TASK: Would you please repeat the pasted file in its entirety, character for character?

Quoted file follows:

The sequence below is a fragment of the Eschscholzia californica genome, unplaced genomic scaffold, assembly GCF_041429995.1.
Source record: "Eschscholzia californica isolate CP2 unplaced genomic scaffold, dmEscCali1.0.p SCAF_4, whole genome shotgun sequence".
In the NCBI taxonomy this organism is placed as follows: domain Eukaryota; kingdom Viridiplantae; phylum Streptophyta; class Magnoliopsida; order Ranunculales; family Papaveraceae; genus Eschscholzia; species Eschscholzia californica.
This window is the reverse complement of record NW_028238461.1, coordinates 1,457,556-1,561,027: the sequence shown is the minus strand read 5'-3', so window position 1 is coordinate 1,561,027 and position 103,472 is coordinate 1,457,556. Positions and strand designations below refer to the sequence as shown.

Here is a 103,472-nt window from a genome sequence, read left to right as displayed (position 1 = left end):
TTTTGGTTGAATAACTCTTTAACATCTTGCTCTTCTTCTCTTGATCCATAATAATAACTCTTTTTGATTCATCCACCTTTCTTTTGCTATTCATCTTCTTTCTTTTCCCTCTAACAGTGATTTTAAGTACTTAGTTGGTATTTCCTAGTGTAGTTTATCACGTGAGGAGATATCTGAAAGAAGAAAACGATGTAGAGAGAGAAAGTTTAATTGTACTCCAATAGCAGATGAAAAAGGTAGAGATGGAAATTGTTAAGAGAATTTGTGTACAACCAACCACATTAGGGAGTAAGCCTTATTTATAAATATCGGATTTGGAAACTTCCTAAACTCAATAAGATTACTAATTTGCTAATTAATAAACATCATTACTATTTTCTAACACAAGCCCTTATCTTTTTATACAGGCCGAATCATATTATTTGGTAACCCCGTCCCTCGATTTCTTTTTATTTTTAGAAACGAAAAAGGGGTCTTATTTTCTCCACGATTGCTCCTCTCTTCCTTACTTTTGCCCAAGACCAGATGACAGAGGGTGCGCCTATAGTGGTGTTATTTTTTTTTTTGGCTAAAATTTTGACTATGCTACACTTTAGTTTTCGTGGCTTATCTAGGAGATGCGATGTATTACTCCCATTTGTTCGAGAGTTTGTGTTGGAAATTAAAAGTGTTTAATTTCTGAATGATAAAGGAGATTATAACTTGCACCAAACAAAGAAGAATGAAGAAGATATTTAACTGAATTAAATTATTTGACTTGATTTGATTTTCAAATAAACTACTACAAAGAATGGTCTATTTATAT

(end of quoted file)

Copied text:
The sequence below is a fragment of the Eschscholzia californica genome, unplaced genomic scaffold, assembly GCF_041429995.1.
Source record: "Eschscholzia californica isolate CP2 unplaced genomic scaffold, dmEscCali1.0.p SCAF_4, whole genome shotgun sequence".
In the NCBI taxonomy this organism is placed as follows: domain Eukaryota; kingdom Viridiplantae; phylum Streptophyta; class Magnoliopsida; order Ranunculales; family Papaveraceae; genus Eschscholzia; species Eschscholzia californica.
This window is the reverse complement of record NW_028238461.1, coordinates 1,457,556-1,561,027: the sequence shown is the minus strand read 5'-3', so window position 1 is coordinate 1,561,027 and position 103,472 is coordinate 1,457,556. Positions and strand designations below refer to the sequence as shown.

Here is a 103,472-nt window from a genome sequence, read left to right as displayed (position 1 = left end):
TTTTGGTTGAATAACTCTTTAACATCTTGCTCTTCTTCTCTTGATCCATAATAATAACTCTTTTTGATTCATCCACCTTTCTTTTGCTATTCATCTTCTTTCTTTTCCCTCTAACAGTGATTTTAAGTACTTAGTTGGTATTTCCTAGTGTAGTTTATCACGTGAGGAGATATCTGAAAGAAGAAAACGATGTAGAGAGAGAAAGTTTAATTGTACTCCAATAGCAGATGAAAAAGGTAGAGATGGAAATTGTTAAGAGAATTTGTGTACAACCAACCACATTAGGGAGTAAGCCTTATTTATAAATATCGGATTTGGAAACTTCCTAAACTCAATAAGATTACTAATTTGCTAATTAATAAACATCATTACTATTTTCTAACACAAGCCCTTATCTTTTTATACAGGCCGAATCATATTATTTGGTAACCCCGTCCCTCGATTTCTTTTTATTTTTAGAAACGAAAAAGGGGTCTTATTTTCTCCACGATTGCTCCTCTCTTCCTTACTTTTGCCCAAGACCAGATGACAGAGGGTGCGCCTATAGTGGTGTTATTTTTTTTTTTGGCTAAAATTTTGACTATGCTACACTTTAGTTTTCGTGGCTTATCTAGGAGATGCGATGTATTACTCCCATTTGTTCGAGAGTTTGTGTTGGAAATTAAAAGTGTTTAATTTCTGAATGATAAAGGAGATTATAACTTGCACCAAACAAAGAAGAATGAAGAAGATATTTAACTGAATTAAATTATTTGACTTGATTTGATTTTCAAATAAACTACTACAAAGAATGGTCTATTTATAT